Big, smelly excitement in Edinburgh this weekend, as a titan arum (also known as amorphophallus titanum, or giant misshapen phallus) blooms for the first time at the Royal Botanic Gardens.
We’ve been following the flower on Twitter, so we’d be sure to know when it bloomed. The flower theoretically only lasts for a day before starting to droop, but we saw it on its second morning, still looking pert. We arrived early and were rewarded with a blissfully short wait time (we hear the queue is two hours long as of this afternoon). The staff at the Botanics did a wonderfully enthusiastic job teaching us about the titan arum as we waited to see it.
In addition to being really, really big, these flowers are famous for smelling like rotting corpses. I have to admit, this was muting my enthusiasm for going to see it somewhat, but luckily the stink is strongest at night; by day only a mildly fishy odor was left, and only in one part of the room.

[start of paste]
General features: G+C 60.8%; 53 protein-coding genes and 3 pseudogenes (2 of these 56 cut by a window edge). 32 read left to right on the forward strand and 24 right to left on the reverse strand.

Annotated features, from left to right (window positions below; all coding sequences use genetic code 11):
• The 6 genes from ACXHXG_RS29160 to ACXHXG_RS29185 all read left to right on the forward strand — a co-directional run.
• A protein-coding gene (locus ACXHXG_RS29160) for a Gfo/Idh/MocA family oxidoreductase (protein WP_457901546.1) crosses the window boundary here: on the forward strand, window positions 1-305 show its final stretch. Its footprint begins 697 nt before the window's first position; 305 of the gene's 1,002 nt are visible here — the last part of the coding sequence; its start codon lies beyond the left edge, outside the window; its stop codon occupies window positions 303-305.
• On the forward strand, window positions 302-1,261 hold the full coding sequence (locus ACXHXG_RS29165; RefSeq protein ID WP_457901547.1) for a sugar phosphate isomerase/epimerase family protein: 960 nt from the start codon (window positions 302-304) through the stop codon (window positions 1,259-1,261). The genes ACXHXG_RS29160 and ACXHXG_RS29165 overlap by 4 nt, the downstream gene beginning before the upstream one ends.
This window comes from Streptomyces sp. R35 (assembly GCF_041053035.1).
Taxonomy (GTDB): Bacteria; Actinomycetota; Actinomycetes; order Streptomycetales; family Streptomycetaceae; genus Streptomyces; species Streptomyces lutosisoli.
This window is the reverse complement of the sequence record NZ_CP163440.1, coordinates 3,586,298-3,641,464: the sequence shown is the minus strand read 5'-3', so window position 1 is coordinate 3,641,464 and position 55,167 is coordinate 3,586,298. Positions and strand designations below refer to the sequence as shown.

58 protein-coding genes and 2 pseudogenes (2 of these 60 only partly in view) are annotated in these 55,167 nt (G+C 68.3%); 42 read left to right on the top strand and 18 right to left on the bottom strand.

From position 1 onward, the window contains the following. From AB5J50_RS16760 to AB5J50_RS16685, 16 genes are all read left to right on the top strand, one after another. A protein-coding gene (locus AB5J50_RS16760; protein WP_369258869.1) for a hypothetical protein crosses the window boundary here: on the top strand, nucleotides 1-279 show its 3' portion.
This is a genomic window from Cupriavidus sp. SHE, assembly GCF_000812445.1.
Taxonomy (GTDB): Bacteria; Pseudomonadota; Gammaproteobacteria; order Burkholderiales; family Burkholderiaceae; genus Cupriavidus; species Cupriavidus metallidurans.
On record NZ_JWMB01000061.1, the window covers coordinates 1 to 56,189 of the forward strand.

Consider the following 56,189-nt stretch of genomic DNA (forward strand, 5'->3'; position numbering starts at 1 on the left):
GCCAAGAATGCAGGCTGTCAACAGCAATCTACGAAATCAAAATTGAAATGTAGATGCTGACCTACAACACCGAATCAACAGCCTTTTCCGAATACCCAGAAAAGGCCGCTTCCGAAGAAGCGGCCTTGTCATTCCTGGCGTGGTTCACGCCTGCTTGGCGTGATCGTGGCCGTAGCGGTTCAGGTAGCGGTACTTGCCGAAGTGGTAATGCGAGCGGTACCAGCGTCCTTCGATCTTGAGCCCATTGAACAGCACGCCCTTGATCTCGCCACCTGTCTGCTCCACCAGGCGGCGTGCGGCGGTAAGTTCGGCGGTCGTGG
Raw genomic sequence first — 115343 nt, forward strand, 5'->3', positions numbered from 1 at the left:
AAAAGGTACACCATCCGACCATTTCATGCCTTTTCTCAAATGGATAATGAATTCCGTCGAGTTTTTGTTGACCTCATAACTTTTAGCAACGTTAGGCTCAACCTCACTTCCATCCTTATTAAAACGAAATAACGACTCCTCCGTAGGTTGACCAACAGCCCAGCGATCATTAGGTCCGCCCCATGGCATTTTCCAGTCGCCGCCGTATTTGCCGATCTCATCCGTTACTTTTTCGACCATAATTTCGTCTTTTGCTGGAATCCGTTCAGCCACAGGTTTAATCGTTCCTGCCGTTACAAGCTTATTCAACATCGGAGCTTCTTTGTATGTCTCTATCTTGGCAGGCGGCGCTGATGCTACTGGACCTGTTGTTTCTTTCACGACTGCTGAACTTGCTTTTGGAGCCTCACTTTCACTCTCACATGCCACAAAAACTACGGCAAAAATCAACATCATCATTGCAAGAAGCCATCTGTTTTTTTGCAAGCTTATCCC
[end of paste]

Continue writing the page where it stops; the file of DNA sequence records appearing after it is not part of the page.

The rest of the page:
After our meet-n-greet with the big flower, we wandered through the rest of the glass houses at the Botanics.
The giant waterlilies were particularly fetching.
Edinburgh’s Royal Botanic Gardens are always a nice place to spend some time. Entry to the grounds (and one bit of the glass houses) is free, and there’s a small charge to see all of the glass houses.
The titan arum (or “New Reekie”, as it’s being called) should still be worth seeing (and smelling) for the next couple of days.